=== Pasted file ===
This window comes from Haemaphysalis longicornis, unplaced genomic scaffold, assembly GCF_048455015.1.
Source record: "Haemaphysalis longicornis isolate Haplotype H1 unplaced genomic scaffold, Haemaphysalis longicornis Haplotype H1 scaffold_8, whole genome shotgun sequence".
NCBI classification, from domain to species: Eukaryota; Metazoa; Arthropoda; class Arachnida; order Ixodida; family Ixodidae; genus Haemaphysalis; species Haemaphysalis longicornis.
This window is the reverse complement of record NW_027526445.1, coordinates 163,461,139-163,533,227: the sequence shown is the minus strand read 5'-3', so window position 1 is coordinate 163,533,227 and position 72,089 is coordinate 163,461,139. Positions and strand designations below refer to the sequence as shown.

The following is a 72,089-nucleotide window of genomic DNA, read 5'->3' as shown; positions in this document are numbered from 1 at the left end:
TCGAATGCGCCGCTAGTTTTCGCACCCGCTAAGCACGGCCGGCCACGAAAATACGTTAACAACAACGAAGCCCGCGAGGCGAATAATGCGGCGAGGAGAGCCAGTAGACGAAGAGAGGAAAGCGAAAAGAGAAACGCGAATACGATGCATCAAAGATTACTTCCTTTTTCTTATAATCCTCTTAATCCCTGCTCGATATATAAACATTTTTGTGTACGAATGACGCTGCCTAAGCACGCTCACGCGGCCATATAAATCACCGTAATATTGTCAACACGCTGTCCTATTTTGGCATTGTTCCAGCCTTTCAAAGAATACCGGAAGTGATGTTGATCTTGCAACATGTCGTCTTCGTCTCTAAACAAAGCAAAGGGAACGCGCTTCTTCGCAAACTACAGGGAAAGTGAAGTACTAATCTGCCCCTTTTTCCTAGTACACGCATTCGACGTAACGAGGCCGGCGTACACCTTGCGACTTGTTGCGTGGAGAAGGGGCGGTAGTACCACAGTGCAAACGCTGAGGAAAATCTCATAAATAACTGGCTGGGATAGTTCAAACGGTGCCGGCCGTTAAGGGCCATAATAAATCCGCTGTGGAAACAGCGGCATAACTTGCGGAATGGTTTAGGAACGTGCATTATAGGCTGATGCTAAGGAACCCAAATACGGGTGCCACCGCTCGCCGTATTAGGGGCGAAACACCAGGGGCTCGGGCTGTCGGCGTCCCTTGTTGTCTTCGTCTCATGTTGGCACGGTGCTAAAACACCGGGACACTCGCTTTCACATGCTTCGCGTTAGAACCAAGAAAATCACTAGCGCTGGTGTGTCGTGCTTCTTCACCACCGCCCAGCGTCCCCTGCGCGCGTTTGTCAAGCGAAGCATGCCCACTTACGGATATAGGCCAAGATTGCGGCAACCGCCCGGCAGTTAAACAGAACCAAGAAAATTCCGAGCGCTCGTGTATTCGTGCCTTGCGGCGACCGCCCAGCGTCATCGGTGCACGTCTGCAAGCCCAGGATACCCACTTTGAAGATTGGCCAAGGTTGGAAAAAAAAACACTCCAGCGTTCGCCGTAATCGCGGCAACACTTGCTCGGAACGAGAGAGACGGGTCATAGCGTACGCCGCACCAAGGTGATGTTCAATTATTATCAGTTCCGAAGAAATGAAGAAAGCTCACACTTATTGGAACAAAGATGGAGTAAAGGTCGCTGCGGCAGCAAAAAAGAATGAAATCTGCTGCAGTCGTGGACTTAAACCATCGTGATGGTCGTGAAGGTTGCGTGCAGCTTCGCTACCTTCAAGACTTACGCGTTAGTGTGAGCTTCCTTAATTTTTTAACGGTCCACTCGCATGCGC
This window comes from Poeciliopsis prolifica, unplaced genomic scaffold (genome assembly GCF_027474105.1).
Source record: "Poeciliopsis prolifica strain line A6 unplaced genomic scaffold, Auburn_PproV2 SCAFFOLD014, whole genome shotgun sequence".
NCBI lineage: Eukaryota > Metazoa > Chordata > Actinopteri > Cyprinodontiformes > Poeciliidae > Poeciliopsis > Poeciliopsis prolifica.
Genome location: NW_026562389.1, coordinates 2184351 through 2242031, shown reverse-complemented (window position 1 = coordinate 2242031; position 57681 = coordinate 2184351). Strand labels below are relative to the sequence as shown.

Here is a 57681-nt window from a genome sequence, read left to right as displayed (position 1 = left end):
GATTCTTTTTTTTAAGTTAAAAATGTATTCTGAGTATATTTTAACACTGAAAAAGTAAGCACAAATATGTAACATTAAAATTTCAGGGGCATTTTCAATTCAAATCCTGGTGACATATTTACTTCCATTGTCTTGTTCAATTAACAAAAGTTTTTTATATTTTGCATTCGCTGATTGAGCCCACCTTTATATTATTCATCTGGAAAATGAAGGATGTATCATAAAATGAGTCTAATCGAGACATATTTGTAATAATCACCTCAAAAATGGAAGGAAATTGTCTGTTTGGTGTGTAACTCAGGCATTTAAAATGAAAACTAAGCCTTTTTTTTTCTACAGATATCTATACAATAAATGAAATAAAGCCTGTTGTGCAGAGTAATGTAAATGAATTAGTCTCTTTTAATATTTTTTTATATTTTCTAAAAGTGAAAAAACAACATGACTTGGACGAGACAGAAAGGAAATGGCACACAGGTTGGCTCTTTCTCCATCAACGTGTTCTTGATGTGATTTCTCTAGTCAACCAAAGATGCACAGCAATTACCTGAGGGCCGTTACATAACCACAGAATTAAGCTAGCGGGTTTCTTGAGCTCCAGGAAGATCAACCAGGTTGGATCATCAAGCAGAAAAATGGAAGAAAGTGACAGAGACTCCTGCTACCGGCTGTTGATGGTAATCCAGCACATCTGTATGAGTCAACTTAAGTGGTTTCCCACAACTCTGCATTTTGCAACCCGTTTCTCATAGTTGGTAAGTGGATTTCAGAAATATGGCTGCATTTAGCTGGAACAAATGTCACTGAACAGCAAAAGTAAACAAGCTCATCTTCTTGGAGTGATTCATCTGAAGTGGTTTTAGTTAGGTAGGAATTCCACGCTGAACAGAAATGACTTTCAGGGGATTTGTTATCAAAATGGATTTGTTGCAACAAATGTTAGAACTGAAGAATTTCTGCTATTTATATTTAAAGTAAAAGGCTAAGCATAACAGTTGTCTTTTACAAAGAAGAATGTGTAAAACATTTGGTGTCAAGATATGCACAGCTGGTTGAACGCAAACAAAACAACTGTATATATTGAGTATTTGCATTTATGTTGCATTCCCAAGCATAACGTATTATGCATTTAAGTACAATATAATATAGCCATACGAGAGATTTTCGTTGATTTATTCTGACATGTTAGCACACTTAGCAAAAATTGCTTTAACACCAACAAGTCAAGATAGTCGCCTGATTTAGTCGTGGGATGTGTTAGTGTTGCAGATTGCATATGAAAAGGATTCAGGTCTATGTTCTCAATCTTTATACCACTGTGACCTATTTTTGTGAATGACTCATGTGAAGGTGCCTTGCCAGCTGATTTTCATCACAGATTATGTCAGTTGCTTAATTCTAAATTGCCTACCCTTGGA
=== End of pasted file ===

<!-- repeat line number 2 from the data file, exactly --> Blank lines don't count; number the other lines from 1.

Source record: "Haemaphysalis longicornis isolate Haplotype H1 unplaced genomic scaffold, Haemaphysalis longicornis Haplotype H1 scaffold_8, whole genome shotgun sequence".